Death metal has always been a genre that easily lends itself to experimentation, and so it has produced some of the most exciting sounds in extreme metal. Death’s discography is a prime example of this. Just listen to Scream Bloody Gore side-by-side with Individual Thought Patterns; the sounds on those two albums could hardly be more different from each other. While a lot of death metal purists like to balk at any band that explores progressive rock territories in their sound, I always like to remind them that Chuck Schuldiner did it first. That being said, the word “progressive” does tend to get thrown around haphazardly, with little regard to the actual meaning of the word, so I can certainly understand some skepticism towards some of the bands that stick themselves with that term.
Ageless Oblivion are a technical death metal band hailing from Hampshire (UK), and which incorporates elements of progressive metal and post-metal into their sound. Don’t let any of those genre labels scare you off, though, as Penthos, the band’s latest offering, is still firmly rooted in death metal. The drums still have plenty of blasts to go around, the vocals are deep and guttural, and the guitars provide plenty of chugging riffs that will have you banging your head in no time. What really stands out are the changes in tone and texture as Penthos progresses; one song is pounding the listener into a red pulp, the next one has an atmospheric feel that wouldn’t be too out of place on a Neurosis record. “Glacial Blood” rides somewhere between the two sounds, with speedy rhythm guitars and fast drumming, but the chord progression is extremely hypnotic, and when the guitars slow the pace down, the mood gets really spacey. I’m reminded of Ulcerate, particularly their album The Destroyers Of All, which has a very similar approach to what you hear on Penthos. “Where Wasps Now Nest” is an absolutely monolithic track, creeping along at a doomy snail’s pace, and slowly unraveling itself into some crushing death metal that really sneaks up on you. The length of this track might be a bit of an issue for death metal fans that want their tunes short, snappy, and full of hooks, but if you can stick it out, “Where Wasps Now Nest” provides a very rewarding listening experience.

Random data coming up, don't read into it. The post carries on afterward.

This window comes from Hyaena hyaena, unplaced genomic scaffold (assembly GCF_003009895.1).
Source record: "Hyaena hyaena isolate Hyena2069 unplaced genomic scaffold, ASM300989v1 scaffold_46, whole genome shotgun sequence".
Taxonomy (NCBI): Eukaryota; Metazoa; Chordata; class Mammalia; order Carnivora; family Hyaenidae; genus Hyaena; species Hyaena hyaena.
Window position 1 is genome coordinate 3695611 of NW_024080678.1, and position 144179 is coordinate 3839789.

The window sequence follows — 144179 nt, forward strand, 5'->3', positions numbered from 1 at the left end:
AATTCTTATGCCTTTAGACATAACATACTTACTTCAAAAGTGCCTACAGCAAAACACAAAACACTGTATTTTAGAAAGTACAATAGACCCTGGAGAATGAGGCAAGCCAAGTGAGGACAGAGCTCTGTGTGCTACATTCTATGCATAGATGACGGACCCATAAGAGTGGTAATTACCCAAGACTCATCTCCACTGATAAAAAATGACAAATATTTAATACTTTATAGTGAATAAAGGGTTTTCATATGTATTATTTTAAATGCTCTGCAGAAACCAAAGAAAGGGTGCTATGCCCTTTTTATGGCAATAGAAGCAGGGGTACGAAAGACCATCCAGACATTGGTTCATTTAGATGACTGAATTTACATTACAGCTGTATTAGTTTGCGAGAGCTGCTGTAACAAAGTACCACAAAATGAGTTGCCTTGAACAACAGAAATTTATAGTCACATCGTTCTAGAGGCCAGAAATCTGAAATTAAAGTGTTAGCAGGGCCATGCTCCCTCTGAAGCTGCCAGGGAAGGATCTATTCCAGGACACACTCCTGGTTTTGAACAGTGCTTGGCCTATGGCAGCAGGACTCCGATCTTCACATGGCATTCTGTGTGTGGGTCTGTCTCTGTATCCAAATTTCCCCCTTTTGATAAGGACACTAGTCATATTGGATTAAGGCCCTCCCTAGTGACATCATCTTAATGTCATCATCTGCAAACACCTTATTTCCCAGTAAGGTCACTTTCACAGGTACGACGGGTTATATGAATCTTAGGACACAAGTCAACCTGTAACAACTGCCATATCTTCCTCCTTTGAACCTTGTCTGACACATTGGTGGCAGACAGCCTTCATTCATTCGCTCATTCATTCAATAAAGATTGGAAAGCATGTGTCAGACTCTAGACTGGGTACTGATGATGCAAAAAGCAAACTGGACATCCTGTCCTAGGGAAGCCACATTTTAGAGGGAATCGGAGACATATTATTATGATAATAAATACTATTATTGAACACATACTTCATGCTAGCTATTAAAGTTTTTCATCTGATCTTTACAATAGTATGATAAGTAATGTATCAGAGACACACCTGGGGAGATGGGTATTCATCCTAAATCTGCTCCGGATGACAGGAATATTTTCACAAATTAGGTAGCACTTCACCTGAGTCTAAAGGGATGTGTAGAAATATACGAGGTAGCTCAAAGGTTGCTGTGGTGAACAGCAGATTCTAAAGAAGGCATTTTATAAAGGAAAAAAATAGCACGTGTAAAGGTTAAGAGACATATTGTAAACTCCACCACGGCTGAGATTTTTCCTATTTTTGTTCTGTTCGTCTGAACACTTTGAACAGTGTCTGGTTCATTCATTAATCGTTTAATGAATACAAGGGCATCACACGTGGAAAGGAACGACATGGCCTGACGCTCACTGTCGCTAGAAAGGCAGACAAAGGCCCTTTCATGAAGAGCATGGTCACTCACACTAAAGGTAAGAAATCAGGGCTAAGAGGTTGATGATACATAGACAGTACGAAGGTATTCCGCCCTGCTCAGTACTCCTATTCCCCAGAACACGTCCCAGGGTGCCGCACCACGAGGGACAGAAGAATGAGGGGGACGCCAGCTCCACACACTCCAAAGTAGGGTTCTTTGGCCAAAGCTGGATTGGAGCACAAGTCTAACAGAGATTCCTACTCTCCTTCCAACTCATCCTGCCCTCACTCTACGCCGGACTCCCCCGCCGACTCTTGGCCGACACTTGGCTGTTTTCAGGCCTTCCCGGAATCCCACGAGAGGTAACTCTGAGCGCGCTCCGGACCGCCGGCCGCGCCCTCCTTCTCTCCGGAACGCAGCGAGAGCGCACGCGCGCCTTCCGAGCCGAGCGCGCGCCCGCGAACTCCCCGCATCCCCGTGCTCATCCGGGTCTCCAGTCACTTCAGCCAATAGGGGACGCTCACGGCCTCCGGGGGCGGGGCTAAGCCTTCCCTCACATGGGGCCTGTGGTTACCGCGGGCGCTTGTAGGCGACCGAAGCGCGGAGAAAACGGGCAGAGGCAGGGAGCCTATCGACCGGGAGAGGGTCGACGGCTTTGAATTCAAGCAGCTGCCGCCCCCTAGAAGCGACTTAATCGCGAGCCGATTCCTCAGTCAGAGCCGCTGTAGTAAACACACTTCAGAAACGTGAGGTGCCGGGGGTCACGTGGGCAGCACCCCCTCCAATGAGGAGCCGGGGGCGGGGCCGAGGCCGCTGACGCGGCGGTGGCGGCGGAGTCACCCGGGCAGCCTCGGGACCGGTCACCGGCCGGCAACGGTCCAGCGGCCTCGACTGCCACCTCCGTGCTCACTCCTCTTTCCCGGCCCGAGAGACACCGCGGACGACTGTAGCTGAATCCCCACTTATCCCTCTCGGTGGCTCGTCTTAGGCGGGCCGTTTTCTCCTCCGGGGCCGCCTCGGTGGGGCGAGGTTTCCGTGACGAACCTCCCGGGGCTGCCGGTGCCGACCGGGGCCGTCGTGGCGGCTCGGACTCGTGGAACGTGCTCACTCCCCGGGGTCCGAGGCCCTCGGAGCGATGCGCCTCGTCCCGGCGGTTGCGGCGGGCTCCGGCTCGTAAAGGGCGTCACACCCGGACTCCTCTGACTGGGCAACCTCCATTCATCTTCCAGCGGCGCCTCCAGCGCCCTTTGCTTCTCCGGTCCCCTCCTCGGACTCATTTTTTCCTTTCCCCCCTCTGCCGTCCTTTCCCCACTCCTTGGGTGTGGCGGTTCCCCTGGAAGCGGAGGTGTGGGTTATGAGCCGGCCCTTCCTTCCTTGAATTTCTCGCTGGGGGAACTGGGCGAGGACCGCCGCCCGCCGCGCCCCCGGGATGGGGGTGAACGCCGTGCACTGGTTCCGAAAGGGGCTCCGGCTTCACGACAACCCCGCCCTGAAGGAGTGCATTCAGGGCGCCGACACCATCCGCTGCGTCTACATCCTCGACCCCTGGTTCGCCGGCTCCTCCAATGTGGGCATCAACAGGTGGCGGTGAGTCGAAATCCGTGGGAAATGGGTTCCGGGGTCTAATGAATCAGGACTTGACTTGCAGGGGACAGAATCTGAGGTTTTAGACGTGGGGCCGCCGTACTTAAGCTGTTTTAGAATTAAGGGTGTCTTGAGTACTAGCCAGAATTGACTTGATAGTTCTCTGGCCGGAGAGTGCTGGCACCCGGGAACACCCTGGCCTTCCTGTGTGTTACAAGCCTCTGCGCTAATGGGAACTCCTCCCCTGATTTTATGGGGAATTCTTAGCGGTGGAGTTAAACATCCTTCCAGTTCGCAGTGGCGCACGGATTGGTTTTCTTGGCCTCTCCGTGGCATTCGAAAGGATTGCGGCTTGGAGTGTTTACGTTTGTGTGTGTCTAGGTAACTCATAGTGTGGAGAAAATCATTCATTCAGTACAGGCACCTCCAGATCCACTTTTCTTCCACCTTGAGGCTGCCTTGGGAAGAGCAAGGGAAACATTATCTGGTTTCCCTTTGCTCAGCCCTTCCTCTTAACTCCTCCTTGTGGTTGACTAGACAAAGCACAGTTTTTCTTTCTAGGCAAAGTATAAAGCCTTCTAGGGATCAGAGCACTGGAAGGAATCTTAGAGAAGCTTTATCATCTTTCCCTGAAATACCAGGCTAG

The tone on Penthos is a bit dirty sounding, but that has more to do with atmosphere than it does with the production, which I think is an excellent fit for Ageless Oblivion’s sound. The guitars are given a lot of weight in the mix, making themselves the focus of the record, and showcasing a rather sophisticated set of textures and tones. When the clean female vocals come in midway through “Where Wasps Now Nest,” you almost don’t even notice, thanks mostly to the hypnotic tone of the guitars and dense atmosphere. The most recent material from Neurosis is a good indicator of what I mean about the atmosphere, which is truly a compliment to Ageless Oblivion’s ability to weave eerie thinking-man’s death metal.
Fans of brutal, technical death metal will find plenty to like on Penthos, and may even find themselves actually wanting to explore sounds outside of that little niche, as Ageless Oblivion have truly crafted a unique piece of work here. This is not a death metal-by-the-numbers record, and it really distinguishes itself from the rest of the “experimental” pack as well; if you like Ulcerate, Artificial Brain, or Archspire, with a little Neurosis thrown in, then this is your band. Listen to this with headphones to get the full effect, trust me, you’ll find yourself discovering new things with each new listen.